This website makes heavy use of google earth plugins to display tracking and other data. This technology may not be supported on mobile phones, pads or tablets.   

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About Satellite Tag Tracks

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How is the data generated?

For Researchers

When an IGMR tag pops up, either because it has released prematurely or because it has reached the end of its programmed deployment period, it begins transmitting a summary of its stored data through the Argos satellite system. The location of the tag when it begins transmitting is measured very precisely (within about a 50 m radius), and is used to determine the winner of each race. Each tag transmits data until it exhausts its battery – typically about 7-10 days after it reaches the surface.

Once all the data are received from a tag, a series of plots are generated to visualize temperature and depth preferences, diving behavior, and water column conditions. Researchers at Stanford University also use the light-based geo-location data from the tag to construct an initial track for the animal. This is accomplished by using sunrise/sunset data to estimate longitude, combined with satellite-derived sea surface temperature data to estimate latitude. This track is further refined using a state-space model, which uses a sophisticated algorithm to draw a statistically robust, “best fit” track through the light-based geo-location points. This final track is finally processed to create the interactive, Google Earth views you see on this website.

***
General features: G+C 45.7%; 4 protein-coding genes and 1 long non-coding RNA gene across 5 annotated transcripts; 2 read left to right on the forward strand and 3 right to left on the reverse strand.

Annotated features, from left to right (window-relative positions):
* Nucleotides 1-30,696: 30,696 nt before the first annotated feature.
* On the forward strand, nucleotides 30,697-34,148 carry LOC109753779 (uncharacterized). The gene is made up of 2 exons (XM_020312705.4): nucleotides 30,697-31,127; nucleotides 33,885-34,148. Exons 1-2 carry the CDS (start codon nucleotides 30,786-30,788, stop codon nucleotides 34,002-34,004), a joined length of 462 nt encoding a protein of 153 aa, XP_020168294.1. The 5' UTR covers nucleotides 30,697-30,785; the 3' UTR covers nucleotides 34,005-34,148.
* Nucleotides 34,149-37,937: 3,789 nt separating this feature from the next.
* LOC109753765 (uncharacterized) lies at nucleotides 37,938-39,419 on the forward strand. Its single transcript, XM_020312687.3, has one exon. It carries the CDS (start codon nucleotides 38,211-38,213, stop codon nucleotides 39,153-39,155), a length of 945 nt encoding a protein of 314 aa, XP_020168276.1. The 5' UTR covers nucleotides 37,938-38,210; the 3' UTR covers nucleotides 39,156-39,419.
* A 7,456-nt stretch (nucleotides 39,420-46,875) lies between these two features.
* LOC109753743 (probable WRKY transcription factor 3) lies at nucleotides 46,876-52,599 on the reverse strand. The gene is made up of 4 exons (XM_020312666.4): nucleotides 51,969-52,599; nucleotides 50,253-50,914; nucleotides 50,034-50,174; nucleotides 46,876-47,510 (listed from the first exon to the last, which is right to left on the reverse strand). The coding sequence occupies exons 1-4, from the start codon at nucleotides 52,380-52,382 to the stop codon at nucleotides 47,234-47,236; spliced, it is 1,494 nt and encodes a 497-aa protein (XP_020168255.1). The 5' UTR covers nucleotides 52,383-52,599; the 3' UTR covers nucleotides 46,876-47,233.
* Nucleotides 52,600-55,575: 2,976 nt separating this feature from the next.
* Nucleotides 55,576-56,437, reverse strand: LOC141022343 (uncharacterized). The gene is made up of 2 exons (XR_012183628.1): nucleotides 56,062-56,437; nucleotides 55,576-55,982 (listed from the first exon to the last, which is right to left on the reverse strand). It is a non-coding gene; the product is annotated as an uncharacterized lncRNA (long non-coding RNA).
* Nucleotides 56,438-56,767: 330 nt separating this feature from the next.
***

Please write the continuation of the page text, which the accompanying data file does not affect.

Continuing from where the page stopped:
Learn more about the science behind the IGFA Great Marlin Race on our About page.